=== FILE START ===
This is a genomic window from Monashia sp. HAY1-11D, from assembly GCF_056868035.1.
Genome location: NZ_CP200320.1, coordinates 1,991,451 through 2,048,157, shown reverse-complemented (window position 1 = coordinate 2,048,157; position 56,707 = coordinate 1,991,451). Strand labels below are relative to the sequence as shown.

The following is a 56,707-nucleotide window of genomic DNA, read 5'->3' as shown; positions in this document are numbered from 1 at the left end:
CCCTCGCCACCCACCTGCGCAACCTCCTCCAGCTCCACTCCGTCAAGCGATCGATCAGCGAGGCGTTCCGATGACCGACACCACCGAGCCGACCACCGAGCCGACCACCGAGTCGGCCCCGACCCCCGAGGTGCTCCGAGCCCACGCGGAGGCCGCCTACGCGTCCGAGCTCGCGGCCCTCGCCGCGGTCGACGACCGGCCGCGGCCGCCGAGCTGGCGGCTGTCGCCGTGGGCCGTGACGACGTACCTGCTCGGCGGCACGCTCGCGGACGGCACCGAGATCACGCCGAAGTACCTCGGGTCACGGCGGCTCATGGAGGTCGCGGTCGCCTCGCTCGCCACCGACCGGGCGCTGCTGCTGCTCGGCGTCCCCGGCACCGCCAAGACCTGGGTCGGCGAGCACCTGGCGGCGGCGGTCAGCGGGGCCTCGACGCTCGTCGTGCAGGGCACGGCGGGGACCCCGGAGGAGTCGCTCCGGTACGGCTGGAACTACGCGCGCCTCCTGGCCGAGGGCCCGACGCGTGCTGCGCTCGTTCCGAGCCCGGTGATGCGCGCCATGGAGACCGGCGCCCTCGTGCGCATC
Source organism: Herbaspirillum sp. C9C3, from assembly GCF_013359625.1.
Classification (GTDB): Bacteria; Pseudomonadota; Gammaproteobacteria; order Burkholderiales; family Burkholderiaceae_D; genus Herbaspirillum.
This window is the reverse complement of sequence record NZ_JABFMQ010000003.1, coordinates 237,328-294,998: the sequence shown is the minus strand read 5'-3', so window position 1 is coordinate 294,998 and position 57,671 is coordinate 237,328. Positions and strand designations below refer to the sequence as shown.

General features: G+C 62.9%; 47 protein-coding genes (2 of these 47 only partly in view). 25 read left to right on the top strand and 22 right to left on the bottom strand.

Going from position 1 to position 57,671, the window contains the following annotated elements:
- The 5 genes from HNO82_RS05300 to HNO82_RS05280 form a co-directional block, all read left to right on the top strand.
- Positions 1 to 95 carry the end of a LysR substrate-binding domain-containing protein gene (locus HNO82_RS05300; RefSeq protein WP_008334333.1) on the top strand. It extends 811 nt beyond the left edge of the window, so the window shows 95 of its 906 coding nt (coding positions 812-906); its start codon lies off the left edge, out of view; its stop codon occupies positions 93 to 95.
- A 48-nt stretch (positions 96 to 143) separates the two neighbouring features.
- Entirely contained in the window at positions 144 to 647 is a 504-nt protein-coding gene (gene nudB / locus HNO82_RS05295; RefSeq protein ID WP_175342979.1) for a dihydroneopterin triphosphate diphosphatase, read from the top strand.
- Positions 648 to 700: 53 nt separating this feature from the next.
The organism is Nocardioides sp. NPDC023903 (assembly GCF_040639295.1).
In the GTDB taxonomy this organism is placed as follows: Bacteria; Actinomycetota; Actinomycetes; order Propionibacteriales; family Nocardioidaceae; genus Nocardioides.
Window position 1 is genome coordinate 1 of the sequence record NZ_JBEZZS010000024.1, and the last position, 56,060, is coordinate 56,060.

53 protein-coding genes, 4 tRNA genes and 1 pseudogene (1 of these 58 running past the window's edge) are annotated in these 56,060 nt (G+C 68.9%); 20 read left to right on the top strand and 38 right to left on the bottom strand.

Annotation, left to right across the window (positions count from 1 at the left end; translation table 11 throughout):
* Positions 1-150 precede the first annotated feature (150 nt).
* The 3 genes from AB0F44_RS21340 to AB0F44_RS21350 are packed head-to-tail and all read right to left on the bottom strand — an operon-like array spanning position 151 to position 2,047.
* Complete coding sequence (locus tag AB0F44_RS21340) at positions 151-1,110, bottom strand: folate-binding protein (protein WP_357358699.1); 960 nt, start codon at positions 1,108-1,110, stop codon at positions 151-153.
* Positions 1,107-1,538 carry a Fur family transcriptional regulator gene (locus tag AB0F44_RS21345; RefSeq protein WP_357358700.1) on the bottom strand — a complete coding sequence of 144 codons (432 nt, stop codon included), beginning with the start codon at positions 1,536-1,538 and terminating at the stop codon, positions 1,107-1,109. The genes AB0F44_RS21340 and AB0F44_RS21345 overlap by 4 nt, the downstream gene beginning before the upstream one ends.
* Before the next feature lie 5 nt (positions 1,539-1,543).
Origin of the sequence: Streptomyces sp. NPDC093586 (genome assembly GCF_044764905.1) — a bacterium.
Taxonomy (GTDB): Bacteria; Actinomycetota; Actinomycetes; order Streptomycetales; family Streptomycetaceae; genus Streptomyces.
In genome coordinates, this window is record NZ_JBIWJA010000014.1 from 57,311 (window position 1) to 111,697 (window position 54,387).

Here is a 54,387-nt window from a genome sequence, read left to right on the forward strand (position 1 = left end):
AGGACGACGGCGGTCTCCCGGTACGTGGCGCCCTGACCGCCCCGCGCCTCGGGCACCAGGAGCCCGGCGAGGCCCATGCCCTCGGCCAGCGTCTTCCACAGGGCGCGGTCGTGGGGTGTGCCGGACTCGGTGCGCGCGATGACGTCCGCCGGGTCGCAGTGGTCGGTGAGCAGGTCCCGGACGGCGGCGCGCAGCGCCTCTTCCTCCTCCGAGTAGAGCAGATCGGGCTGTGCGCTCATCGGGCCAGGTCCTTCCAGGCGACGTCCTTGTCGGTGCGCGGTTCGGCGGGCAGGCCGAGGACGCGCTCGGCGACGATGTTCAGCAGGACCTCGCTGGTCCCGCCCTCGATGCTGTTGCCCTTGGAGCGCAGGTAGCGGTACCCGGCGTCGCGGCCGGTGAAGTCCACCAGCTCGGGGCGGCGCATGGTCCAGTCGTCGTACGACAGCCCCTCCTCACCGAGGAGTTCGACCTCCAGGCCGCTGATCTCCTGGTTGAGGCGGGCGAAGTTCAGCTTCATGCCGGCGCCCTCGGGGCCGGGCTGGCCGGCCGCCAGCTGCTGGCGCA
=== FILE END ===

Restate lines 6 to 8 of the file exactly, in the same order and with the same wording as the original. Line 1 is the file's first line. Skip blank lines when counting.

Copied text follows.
Classification (GTDB): Bacteria; Pseudomonadota; Gammaproteobacteria; order Burkholderiales; family Burkholderiaceae_D; genus Herbaspirillum.
This window is the reverse complement of sequence record NZ_JABFMQ010000003.1, coordinates 237,328-294,998: the sequence shown is the minus strand read 5'-3', so window position 1 is coordinate 294,998 and position 57,671 is coordinate 237,328. Positions and strand designations below refer to the sequence as shown.

General features: G+C 62.9%; 47 protein-coding genes (2 of these 47 only partly in view). 25 read left to right on the top strand and 22 right to left on the bottom strand.